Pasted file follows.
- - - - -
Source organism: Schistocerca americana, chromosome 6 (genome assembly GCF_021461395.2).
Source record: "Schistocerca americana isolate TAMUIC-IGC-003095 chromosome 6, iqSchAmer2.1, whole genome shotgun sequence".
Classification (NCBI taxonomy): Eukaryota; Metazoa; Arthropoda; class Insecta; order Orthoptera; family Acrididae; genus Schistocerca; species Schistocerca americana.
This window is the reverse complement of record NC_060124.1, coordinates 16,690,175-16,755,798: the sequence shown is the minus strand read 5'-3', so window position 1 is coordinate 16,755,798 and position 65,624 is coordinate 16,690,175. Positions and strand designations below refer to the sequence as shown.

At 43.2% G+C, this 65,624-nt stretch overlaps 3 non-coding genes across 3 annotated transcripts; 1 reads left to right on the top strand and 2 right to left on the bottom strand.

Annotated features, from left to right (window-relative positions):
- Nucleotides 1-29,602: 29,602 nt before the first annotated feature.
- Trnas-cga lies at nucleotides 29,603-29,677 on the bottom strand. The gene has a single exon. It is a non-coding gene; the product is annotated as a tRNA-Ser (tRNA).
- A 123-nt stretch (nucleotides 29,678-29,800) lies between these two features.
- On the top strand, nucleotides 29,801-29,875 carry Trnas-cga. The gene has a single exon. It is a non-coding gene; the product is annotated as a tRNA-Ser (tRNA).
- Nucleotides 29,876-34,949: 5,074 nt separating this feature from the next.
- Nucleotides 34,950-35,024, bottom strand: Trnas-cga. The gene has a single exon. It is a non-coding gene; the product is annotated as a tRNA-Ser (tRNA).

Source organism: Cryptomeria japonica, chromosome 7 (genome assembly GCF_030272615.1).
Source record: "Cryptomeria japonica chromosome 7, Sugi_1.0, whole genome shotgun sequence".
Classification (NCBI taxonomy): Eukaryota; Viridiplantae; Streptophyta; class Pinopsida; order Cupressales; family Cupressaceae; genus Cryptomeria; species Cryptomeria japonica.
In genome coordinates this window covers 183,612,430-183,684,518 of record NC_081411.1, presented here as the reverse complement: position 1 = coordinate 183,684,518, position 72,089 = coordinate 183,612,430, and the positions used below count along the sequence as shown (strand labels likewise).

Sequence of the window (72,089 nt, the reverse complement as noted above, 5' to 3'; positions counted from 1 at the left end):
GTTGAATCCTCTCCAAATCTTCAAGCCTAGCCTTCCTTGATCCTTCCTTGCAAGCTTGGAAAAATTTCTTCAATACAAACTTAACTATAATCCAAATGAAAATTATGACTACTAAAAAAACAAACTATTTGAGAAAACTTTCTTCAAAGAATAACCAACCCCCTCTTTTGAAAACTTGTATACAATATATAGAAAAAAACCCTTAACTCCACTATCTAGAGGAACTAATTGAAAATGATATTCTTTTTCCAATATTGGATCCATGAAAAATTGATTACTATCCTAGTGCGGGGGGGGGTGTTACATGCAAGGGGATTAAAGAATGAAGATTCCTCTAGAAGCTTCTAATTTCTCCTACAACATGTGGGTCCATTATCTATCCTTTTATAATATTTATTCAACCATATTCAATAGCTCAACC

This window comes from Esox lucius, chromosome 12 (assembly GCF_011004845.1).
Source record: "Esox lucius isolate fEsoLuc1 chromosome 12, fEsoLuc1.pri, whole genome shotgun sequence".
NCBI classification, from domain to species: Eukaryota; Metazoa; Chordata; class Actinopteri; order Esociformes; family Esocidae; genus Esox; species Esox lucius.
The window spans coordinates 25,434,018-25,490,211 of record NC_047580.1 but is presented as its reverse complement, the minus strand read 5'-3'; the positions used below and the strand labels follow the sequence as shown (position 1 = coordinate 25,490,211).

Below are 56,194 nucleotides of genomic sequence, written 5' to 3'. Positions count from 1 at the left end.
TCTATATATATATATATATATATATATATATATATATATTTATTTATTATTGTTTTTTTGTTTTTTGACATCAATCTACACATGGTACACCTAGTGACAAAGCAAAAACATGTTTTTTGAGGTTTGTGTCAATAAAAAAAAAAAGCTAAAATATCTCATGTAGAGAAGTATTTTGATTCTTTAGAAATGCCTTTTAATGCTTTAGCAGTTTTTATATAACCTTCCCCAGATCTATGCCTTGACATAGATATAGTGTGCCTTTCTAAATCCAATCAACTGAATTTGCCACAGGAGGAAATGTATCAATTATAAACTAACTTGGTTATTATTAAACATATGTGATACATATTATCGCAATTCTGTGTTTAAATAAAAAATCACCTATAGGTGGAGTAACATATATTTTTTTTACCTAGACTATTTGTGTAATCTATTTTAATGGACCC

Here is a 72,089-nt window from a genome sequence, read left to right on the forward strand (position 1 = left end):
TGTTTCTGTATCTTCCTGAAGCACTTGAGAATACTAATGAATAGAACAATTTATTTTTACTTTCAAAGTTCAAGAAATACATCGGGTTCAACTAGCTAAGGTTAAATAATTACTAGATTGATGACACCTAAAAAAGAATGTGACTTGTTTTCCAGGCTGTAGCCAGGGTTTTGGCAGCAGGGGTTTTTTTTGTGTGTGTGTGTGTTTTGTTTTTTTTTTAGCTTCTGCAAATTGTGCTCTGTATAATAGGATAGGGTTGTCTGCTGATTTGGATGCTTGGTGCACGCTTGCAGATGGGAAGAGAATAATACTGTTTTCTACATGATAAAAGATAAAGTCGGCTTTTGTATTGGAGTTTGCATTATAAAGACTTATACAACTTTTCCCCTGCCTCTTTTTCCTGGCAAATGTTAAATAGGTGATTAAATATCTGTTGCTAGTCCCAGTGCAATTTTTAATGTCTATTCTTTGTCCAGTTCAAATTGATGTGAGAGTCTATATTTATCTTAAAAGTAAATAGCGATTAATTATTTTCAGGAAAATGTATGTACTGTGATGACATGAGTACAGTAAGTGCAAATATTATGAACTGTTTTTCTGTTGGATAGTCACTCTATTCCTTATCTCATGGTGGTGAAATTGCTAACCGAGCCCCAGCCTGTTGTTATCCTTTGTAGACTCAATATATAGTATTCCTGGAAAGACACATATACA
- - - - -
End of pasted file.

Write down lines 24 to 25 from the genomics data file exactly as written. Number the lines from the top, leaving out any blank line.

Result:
TCTATATATATATATATATATATATATATATATATATATTTATTTATTATTGTTTTTTTGTTTTTTGACATCAATCTACACATGGTACACCTAGTGACAAAGCAAAAACATGTTTTTTGAGGTTTGTGTCAATAAAAAAAAAAAGCTAAAATATCTCATGTAGAGAAGTATTTTGATTCTTTAGAAATGCCTTTTAATGCTTTAGCAGTTTTTATATAACCTTCCCCAGATCTATGCCTTGACATAGATATAGTGTGCCTTTCTAAATCCAATCAACTGAATTTGCCACAGGAGGAAATGTATCAATTATAAACTAACTTGGTTATTATTAAACATATGTGATACATATTATCGCAATTCTGTGTTTAAATAAAAAATCACCTATAGGTGGAGTAACATATATTTTTTTTACCTAGACTATTTGTGTAATCTATTTTAATGGACCC

Here is a 72,089-nt window from a genome sequence, read left to right on the forward strand (position 1 = left end):